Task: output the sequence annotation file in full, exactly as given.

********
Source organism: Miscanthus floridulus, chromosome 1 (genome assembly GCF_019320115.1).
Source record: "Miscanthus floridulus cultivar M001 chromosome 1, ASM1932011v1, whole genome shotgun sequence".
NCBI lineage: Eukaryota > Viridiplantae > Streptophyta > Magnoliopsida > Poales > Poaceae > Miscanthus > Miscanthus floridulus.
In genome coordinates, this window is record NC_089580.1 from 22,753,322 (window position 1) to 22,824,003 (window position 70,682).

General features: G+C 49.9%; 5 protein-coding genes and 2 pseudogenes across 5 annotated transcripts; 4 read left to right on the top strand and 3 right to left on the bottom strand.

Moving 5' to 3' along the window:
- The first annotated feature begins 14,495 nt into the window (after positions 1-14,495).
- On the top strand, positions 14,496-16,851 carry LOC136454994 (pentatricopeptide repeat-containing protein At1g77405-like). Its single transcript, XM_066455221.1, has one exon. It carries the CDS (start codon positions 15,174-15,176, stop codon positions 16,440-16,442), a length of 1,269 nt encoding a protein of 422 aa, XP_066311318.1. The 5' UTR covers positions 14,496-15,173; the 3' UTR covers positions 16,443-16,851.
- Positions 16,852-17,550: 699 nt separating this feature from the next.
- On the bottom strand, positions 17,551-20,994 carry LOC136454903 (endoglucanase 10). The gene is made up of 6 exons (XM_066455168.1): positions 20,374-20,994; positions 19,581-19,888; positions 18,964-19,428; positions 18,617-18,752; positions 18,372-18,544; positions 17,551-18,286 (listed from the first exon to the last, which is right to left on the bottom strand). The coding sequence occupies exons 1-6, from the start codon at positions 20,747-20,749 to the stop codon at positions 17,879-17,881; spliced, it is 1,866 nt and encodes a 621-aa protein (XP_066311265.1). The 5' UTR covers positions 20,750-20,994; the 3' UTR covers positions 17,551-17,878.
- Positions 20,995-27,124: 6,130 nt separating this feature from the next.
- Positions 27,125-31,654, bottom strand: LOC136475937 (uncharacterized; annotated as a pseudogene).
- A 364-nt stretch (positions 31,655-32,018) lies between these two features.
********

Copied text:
Source organism: Miscanthus floridulus, chromosome 1 (genome assembly GCF_019320115.1).
Source record: "Miscanthus floridulus cultivar M001 chromosome 1, ASM1932011v1, whole genome shotgun sequence".
NCBI lineage: Eukaryota > Viridiplantae > Streptophyta > Magnoliopsida > Poales > Poaceae > Miscanthus > Miscanthus floridulus.
In genome coordinates, this window is record NC_089580.1 from 22,753,322 (window position 1) to 22,824,003 (window position 70,682).

General features: G+C 49.9%; 5 protein-coding genes and 2 pseudogenes across 5 annotated transcripts; 4 read left to right on the top strand and 3 right to left on the bottom strand.

Moving 5' to 3' along the window:
- The first annotated feature begins 14,495 nt into the window (after positions 1-14,495).
- On the top strand, positions 14,496-16,851 carry LOC136454994 (pentatricopeptide repeat-containing protein At1g77405-like). Its single transcript, XM_066455221.1, has one exon. It carries the CDS (start codon positions 15,174-15,176, stop codon positions 16,440-16,442), a length of 1,269 nt encoding a protein of 422 aa, XP_066311318.1. The 5' UTR covers positions 14,496-15,173; the 3' UTR covers positions 16,443-16,851.
- Positions 16,852-17,550: 699 nt separating this feature from the next.
- On the bottom strand, positions 17,551-20,994 carry LOC136454903 (endoglucanase 10). The gene is made up of 6 exons (XM_066455168.1): positions 20,374-20,994; positions 19,581-19,888; positions 18,964-19,428; positions 18,617-18,752; positions 18,372-18,544; positions 17,551-18,286 (listed from the first exon to the last, which is right to left on the bottom strand). The coding sequence occupies exons 1-6, from the start codon at positions 20,747-20,749 to the stop codon at positions 17,879-17,881; spliced, it is 1,866 nt and encodes a 621-aa protein (XP_066311265.1). The 5' UTR covers positions 20,750-20,994; the 3' UTR covers positions 17,551-17,878.
- Positions 20,995-27,124: 6,130 nt separating this feature from the next.
- Positions 27,125-31,654, bottom strand: LOC136475937 (uncharacterized; annotated as a pseudogene).
- A 364-nt stretch (positions 31,655-32,018) lies between these two features.